AMSTERDAM -- The Montgomery County Society for the Prevention of Cruelty to Animals on Tuesday moved $500,000 closer to its goal of building a $3.2 million, 12,000-square-foot animal shelter in Amsterdam.
Gov. Andrew Cuomo's office announced $4.5 million has been awarded to 13 animal shelters across the state through the New York State Companion Animal Capital Fund.
The money is earmarked for construction, renovation and expansion projects at animal shelters, helping to promote the health of animals and promote animal adoption.
MCSPCA President Jan Zumbolo said the grant is an important step toward building the new facility, which the organization plans to construct on a 22-acre site between Route 5S and Cleveland Avenue.
"We've been in contracts for the building for two years," Zumbolo said. "We have the floor plans. With this and more donations, we will be able to start building this in August."
Maureen Rossi, treasurer for the MCSPCA, said the $500,000 state grant brings total fundraising for the new shelter to $1.1 million. She said crossing the $1 million mark should help convince other donors to contribute to a major capital campaign push, set to start immediately.
"Our next step is to roll out our capital campaign, which is our largest outreach for funding for the building," Rossi said. "We'd like to have as much [money] on hand as possible before we start, so there's no holdup in building.
"It's very likely that we will borrow some of the money, but we would not borrow the full amount that we have left to raise right now."
Zumbolo said the new shelter has received all of its Planning Board approvals.
"We are going to have a veterinarian on staff, so we're going to have a surgical unit, which means all of our shelter animals can be cared for on-site by the vet, and we will, at the same time, offer low-cost spay/neuter clinics for dogs and cats," she said.
According to the New York State Animal Protection Federation, more than 150,000 animals are brought to non-profit and municipality-run shelters and humane societies every year. The New York State Department of Agriculture and Markets administers the New York State Companion Animal Capital Fund, which supports those operations.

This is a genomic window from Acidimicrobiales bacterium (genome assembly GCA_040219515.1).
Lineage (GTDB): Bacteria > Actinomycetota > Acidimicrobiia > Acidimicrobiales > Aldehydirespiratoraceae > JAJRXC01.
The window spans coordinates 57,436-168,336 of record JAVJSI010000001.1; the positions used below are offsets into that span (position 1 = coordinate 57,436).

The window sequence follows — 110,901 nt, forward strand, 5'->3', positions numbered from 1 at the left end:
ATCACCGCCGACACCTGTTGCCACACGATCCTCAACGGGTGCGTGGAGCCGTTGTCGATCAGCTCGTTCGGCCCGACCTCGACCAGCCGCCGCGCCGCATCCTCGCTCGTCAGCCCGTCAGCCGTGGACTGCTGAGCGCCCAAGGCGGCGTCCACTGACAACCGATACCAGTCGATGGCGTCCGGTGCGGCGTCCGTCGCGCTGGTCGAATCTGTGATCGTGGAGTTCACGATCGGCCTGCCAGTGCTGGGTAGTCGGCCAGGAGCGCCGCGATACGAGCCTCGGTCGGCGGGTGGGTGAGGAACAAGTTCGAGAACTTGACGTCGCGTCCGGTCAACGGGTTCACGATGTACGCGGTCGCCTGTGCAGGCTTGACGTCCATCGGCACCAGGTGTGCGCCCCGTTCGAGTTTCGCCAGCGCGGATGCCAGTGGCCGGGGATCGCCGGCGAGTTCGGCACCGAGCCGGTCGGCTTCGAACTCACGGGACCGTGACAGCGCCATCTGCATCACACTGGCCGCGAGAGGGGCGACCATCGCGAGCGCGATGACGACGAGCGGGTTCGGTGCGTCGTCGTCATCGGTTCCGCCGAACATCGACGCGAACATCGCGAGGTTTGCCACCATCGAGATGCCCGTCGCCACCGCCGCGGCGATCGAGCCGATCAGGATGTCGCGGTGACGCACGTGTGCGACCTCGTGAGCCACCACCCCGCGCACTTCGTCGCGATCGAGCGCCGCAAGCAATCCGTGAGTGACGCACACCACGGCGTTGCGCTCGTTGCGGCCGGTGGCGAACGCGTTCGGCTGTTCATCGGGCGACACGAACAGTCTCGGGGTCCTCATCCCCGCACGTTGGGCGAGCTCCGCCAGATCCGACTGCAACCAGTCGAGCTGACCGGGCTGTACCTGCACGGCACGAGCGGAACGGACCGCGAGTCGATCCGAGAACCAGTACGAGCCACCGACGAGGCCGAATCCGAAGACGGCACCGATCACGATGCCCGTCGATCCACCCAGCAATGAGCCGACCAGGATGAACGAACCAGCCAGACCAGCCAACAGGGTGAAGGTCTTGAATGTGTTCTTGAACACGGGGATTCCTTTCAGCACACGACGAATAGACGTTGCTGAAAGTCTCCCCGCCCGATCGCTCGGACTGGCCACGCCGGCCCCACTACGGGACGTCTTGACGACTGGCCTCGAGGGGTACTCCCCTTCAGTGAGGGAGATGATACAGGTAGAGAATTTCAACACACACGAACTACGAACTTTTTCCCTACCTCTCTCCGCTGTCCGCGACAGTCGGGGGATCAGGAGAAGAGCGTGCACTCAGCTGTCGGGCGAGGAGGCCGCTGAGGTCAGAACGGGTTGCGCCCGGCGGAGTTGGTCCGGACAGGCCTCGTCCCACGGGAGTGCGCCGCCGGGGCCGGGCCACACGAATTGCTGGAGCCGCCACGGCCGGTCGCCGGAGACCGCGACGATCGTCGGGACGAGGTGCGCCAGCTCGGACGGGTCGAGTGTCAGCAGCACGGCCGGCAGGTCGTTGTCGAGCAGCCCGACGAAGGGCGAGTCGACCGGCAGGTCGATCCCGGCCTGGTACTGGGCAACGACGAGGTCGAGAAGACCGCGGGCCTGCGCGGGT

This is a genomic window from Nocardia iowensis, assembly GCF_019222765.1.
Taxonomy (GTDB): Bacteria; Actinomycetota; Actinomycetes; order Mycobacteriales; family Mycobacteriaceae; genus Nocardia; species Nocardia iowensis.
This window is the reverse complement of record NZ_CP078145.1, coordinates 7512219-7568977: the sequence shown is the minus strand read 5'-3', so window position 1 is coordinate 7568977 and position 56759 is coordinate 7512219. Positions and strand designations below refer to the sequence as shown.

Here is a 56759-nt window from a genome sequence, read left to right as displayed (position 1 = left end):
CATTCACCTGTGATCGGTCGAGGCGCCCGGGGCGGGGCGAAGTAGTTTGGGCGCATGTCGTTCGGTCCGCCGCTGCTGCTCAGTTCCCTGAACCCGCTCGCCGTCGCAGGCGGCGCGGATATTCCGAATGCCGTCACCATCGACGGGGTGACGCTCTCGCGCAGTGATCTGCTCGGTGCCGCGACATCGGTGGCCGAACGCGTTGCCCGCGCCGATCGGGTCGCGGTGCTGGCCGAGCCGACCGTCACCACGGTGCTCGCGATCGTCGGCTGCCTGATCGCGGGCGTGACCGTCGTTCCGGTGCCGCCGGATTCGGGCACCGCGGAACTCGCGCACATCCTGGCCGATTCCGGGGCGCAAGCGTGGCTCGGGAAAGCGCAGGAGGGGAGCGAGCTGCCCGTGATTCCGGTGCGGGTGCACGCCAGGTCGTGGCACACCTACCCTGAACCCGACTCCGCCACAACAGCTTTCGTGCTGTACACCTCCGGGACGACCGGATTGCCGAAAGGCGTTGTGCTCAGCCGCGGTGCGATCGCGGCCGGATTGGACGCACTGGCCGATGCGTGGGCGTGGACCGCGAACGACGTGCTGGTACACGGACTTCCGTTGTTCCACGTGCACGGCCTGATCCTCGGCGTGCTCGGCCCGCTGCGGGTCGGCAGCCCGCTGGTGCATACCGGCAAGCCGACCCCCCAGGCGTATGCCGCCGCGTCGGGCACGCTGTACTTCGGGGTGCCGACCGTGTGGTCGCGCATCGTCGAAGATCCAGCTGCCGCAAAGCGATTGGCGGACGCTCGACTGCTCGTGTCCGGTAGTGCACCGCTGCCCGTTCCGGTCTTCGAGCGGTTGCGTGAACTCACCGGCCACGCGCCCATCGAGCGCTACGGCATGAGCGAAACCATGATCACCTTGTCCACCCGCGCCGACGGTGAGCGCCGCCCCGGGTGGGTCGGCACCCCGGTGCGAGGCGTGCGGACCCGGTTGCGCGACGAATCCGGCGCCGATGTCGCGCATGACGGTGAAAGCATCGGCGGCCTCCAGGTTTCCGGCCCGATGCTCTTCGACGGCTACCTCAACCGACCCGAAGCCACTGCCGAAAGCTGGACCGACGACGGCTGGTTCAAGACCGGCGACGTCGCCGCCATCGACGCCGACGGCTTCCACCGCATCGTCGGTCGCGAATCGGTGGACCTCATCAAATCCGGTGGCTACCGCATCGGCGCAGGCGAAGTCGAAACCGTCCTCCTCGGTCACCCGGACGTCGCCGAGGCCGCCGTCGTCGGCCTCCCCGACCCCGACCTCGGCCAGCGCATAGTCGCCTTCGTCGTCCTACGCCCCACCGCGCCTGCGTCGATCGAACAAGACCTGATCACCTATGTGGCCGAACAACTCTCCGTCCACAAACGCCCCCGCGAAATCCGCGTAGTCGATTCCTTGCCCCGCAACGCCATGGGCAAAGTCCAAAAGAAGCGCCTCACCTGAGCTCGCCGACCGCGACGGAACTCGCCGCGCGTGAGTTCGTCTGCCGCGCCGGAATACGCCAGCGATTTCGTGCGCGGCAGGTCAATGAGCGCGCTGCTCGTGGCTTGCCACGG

"This continued funding will better equip facilities across the state to provide for the animals in their care, promote the health of both pets and people, and help to encourage adoptions," Cuomo said, in a prepared statement.
Zumbolo said the new MCSPCA will not have cat kennels. Rather, it will include a new "community room" for cats.
"Each community room can house about 10 cats, and we'll probably have five or six," she said. "This is so they will be more social, and veterinarians will be able to go right in and see them.
For dogs, the new shelter will have 48 new kennels.
"We'll have kennels for dogs up for adoption," she said. "We'll have kennels for dogs that have to have a five-day hold, if they were found as a stray, (and) kennels for dogs when they come in, if they have to be quarantined and then put in recovery."
MCSPCA officials anticipate that the new shelter, once built, will typically operate at about 75 to 80 percent capacity, but they plan to keep their current facility, off of Route 5S on SPCA road, to handle any overflow, should the new facility fill up.
"That could come into play, if we were dealing with neglect and cruelty investigations or [animal] hoarding situations," she said.
The MCSPCA website, www.mc-spca.com, includes a donation tab, as well a detailed floor plan for the new shelter.